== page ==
Electrical tools are designed to help protect you against electric shock while allowing you to work faster and make better, more secure connections. If you have several electrical projects around your home, a good set of basic electrical tools is a sound, cost-effective investment that can make your electrical projects easier and safer. This buying guide will introduce you to common electrical tools and help you identify the tools you need for a few everyday residential electrical projects.
Essential Electrical Tools
Rubber-gripped screwdrivers – Rubber-gripped or insulated screwdrivers belong in every electrician’s tool belt. Never use screwdrivers with plastic handles only, as they can crack, creating a shock hazard. Use screwdrivers with electrical insulations rated for protection against shock from energized sources with voltage up to 1,000 volts.
Wire Testers – Wire testers tell you if the power is off to a particular wire and are essential safety tools for any electrical project. There are a variety of testers for use for different applications.
Wire cutters are sized to cut different gauges of cable and wire.
Wire strippers are similar to wire cutters with the addition of a center notch, which makes it easier to cut and strip various gauges of wire insulation without cutting the wire itself.
Wire stripper/cutters take some practice to use effectively, but once mastered, make stripping insulation from wire and cutting wire faster.
Fish Tape makes pulling wires through conduit or running cable behind walls easier.
Wire-bending screwdriver – A metal stud on wire-bending screwdrivers provides a convenient and easy way to bend, loop and connect solid wire when installing outlets and switches.
Cordless screwdriver – A battery-operated screwdriver allows you to make electrical connections faster.
Automatic strippers – Easily strip coaxial wire in one step with automatic strippers.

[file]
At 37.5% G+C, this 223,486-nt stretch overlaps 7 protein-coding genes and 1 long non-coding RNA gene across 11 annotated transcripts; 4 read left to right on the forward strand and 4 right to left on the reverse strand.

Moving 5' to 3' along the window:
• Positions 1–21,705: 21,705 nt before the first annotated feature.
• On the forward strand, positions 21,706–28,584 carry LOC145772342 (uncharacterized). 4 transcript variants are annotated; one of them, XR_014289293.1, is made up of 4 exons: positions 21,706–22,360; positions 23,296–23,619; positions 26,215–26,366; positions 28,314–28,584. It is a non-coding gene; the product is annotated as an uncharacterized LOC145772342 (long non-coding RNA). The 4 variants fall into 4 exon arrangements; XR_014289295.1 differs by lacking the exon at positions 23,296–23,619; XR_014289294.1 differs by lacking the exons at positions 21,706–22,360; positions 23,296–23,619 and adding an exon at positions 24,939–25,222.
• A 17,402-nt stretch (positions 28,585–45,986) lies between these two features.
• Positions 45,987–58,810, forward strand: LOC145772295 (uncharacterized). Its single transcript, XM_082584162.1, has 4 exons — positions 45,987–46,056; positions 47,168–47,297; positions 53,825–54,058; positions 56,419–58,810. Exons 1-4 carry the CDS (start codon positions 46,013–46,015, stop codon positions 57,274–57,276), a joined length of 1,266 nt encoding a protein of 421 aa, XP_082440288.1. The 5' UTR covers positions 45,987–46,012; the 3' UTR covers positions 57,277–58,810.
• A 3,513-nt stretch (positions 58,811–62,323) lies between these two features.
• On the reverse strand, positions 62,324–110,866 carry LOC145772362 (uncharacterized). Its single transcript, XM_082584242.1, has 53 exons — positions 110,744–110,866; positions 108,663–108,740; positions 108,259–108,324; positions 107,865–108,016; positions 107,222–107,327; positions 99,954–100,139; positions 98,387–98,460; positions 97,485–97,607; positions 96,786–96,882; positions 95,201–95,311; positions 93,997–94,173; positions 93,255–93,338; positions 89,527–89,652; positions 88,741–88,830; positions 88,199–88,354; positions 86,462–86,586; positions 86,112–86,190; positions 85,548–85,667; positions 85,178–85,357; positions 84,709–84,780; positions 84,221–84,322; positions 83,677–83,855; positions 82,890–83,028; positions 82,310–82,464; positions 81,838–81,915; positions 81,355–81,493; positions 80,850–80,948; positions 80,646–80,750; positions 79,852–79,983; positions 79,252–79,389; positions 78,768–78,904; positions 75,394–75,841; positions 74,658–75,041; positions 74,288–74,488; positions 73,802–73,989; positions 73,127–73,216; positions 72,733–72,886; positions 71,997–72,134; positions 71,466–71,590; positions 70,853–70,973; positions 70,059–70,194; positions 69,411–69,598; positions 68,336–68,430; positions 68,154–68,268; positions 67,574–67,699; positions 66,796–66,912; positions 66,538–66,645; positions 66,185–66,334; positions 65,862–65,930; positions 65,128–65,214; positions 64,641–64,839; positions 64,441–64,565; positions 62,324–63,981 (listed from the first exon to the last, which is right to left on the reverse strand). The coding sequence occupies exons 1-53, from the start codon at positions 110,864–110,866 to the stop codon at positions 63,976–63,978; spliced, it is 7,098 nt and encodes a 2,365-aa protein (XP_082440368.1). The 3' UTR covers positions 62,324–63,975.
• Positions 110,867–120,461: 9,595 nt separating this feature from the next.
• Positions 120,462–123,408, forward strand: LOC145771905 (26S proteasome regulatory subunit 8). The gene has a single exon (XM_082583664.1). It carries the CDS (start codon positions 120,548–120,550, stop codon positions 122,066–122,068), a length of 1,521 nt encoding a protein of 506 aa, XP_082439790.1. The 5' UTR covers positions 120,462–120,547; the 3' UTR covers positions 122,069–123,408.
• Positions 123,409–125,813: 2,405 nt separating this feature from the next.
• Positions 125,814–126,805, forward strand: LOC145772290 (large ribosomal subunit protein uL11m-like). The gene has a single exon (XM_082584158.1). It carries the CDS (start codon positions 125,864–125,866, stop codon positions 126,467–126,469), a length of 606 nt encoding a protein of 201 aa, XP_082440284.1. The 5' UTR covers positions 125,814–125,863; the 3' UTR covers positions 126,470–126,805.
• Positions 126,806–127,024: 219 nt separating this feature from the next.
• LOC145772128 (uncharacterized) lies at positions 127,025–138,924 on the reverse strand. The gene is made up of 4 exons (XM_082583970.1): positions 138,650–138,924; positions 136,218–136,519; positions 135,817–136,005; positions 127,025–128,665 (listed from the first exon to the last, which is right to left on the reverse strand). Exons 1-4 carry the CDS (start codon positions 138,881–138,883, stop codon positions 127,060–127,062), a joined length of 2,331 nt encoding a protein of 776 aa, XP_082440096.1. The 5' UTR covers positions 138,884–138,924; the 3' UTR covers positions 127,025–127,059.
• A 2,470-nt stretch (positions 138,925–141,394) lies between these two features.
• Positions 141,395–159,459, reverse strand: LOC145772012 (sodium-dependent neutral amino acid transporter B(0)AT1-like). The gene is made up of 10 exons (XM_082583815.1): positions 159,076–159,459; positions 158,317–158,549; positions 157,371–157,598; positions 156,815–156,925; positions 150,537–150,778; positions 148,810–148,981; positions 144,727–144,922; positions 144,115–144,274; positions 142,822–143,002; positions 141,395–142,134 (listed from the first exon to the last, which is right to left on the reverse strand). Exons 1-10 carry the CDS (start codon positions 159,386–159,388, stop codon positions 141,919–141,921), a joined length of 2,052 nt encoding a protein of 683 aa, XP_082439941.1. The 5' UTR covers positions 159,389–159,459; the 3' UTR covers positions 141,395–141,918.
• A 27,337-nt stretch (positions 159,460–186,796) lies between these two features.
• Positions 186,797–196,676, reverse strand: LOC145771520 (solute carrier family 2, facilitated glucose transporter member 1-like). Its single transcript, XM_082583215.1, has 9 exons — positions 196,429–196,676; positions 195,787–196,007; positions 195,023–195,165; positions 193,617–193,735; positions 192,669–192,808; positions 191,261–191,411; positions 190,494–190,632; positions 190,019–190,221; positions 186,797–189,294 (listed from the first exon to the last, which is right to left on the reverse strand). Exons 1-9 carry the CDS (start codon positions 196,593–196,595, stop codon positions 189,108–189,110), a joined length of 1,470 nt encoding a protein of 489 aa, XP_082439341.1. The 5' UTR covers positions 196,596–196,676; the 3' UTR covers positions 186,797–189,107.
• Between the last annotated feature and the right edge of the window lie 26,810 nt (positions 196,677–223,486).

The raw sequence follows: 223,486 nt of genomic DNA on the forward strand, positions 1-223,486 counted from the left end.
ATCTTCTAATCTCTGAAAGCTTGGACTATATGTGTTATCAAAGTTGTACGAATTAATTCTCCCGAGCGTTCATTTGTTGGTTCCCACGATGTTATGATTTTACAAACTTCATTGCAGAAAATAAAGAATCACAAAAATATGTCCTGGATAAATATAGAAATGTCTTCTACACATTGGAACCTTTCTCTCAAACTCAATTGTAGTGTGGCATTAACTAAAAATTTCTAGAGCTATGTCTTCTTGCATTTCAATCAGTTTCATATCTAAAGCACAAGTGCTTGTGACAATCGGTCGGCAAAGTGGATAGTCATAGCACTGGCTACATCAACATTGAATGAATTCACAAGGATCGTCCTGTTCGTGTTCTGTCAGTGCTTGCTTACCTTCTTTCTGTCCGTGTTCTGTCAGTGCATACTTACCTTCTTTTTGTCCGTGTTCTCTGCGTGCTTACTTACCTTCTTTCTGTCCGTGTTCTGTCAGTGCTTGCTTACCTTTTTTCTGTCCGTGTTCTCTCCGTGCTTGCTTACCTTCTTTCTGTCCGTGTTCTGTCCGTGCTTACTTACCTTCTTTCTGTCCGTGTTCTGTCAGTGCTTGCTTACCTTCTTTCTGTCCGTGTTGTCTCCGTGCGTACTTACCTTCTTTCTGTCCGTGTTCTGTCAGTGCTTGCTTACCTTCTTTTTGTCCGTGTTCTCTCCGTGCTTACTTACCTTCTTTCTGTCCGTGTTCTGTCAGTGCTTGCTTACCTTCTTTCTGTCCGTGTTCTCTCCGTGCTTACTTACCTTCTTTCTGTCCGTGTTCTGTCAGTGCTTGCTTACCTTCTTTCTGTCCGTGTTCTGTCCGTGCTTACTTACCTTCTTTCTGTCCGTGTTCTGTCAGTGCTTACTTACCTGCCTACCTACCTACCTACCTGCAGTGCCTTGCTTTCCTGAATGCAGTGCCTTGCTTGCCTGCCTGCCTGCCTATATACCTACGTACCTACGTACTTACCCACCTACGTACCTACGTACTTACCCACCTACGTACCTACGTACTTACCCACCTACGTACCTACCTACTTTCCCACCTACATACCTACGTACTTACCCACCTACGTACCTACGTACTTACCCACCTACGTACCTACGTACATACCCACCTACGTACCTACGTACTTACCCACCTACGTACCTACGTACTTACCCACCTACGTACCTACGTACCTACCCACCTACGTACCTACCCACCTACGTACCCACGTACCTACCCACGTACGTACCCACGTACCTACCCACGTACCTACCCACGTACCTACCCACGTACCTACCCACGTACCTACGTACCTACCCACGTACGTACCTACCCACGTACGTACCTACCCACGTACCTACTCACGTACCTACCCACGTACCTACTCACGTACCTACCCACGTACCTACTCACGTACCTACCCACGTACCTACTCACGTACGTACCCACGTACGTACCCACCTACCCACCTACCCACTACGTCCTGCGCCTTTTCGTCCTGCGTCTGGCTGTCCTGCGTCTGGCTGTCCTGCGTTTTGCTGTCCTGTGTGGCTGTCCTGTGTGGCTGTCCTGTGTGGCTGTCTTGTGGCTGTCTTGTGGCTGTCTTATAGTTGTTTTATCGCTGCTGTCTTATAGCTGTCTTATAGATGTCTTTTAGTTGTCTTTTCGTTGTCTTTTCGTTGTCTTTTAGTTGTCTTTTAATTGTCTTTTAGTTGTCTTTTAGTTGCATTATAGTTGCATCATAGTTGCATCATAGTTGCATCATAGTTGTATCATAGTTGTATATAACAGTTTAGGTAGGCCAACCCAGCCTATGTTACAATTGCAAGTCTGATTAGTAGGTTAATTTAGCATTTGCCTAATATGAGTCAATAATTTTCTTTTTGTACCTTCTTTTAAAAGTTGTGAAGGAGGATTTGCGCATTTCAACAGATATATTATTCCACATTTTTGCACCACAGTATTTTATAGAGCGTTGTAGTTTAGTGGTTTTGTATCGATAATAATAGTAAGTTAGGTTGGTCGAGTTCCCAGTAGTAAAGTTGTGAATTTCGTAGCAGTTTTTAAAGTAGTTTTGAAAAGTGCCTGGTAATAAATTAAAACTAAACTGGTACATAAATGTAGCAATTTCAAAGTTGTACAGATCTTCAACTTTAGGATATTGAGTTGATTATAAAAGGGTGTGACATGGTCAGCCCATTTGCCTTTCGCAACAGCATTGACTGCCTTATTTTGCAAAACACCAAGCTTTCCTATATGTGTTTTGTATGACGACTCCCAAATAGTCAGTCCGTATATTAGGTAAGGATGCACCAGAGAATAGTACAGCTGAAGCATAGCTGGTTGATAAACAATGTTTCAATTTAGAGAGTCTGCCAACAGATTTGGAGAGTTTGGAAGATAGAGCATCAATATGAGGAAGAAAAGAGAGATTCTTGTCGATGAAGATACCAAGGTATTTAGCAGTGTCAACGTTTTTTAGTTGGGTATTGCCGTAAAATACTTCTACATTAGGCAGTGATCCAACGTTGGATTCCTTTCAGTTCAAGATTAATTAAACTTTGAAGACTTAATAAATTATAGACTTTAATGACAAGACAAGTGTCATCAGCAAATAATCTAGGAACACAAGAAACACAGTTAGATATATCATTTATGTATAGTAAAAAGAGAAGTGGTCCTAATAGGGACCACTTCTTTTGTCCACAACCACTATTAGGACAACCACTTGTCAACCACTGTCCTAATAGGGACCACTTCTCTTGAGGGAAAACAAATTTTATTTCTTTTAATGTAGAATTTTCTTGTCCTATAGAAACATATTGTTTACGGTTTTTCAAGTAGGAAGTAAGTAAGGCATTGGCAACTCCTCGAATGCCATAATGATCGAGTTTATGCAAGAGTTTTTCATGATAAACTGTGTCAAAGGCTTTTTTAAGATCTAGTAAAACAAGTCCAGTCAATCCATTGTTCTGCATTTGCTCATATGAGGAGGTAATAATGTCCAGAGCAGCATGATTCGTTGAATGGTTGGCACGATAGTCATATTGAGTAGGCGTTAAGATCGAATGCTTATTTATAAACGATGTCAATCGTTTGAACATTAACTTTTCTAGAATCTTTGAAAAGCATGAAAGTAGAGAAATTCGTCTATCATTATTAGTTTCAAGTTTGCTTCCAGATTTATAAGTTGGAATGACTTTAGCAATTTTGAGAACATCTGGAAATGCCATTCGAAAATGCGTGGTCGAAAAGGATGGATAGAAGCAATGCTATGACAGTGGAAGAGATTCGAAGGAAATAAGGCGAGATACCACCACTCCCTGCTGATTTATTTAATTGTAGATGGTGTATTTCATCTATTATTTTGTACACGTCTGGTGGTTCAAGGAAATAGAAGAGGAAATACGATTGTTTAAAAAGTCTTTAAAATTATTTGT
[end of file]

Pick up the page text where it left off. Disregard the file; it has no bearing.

Adjustable wrench – A wrench with an adjustable head designed to accommodate various sizes of nuts and bolts.
Drywall saw – A coarse-bladed handsaw used to cut openings for fixtures in drywall. Most have a chisel point, so you won’t need to drill a pilot hole.
Stud finder/laser level – Locates framing members and studs in finished walls.
Rotary screwdriver – Ideal for installing long threaded screws in light fixtures and switch plates.
Stapler – A stapling tool designed to accommodate various lengths of staples is useful for attaching electrical cable to studs or joists.
Cable ripper – Removes sheathing from nonmetallic cable.
Utility knife – A utility knife with interchangeable razor blades makes it easier to strip the sheath off of cable.
Flashlight – When you work on an electrical project, you may have to turn the power off completely or work behind a wall in the dark. A flashlight can be an essential tool in those instances.
Electrical tape – Use black tape to insulate and secure wiring connections. Use different colored tape to mark and identify wires. Professional electrical tape is thicker, longer lasting and adheres better than less-expensive tape.
Electrician’s tool pouch – A tool pouch will keep your tools within easy reach.
Have these safety items on hand and be sure to use them when working with electricity.
Electrician’s gloves are insulated and can protect you from 1,000 to 20,000 volts, depending on the gloves you buy.
Safety glasses should always be worn when doing electrical work to keep a spark or bit of clipped wire from burning or scratching your eye.
Extension cords with GFCI protection can be a lifesaver when no GFCI protected outlet is available. A 12-gauge heavy-duty extension cord is the minimum you should use to ensure your high-voltage tools get the power they need, which also helps to prolong their life and avoid fire hazards.
Ladders should be non-conductive wood or fiberglass, which will help protect you from electric shock. Never use a ladder made of aluminum, which is an electric conductor, when working with electricity.
Rubber-soled shoes will also help protect you from shock.
Tools for Four Common Electrical Projects
Refer to the table below for tools that are typically used for four common electrical projects. Be sure to refer to equipment manufacturers’ instructions or your project guide for a list of the specific tools you may need.